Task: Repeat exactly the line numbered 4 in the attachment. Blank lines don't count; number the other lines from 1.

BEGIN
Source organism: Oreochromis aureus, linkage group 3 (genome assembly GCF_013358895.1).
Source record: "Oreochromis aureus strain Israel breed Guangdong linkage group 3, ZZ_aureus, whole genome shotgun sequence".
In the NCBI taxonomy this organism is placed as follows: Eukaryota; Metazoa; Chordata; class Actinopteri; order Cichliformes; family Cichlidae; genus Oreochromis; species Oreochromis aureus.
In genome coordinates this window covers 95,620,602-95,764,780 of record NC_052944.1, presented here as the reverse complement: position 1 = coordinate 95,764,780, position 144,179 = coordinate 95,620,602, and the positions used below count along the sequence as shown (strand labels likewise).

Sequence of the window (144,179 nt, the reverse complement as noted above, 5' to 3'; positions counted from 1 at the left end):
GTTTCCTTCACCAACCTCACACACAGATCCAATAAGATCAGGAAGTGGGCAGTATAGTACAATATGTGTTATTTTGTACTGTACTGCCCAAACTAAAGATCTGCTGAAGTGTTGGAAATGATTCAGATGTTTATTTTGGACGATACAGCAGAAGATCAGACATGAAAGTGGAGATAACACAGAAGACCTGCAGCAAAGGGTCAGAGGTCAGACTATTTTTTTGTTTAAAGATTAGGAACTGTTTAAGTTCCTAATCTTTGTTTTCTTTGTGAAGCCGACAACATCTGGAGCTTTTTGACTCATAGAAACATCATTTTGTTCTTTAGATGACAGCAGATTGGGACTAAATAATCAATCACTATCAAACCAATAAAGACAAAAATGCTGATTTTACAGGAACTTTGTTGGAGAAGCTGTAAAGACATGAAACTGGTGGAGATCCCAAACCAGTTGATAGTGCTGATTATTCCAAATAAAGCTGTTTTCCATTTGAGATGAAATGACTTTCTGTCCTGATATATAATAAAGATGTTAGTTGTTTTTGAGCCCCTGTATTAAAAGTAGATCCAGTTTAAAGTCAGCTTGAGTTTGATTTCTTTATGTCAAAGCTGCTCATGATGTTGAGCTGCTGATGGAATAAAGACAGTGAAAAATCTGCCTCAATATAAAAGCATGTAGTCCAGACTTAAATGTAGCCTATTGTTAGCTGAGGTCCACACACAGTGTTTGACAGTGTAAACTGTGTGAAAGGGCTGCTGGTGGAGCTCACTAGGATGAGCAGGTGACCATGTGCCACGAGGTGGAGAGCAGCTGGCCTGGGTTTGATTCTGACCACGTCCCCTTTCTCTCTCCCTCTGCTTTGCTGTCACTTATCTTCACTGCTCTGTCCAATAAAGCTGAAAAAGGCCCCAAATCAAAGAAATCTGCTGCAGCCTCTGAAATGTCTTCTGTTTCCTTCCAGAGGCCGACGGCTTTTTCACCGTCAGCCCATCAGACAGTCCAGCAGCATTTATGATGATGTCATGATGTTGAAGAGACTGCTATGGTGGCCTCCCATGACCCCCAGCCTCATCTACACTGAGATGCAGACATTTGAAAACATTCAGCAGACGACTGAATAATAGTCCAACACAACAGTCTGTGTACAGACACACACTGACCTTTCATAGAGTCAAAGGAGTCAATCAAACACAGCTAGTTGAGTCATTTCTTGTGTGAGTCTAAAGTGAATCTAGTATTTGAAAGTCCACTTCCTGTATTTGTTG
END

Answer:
In genome coordinates this window covers 95,620,602-95,764,780 of record NC_052944.1, presented here as the reverse complement: position 1 = coordinate 95,764,780, position 144,179 = coordinate 95,620,602, and the positions used below count along the sequence as shown (strand labels likewise).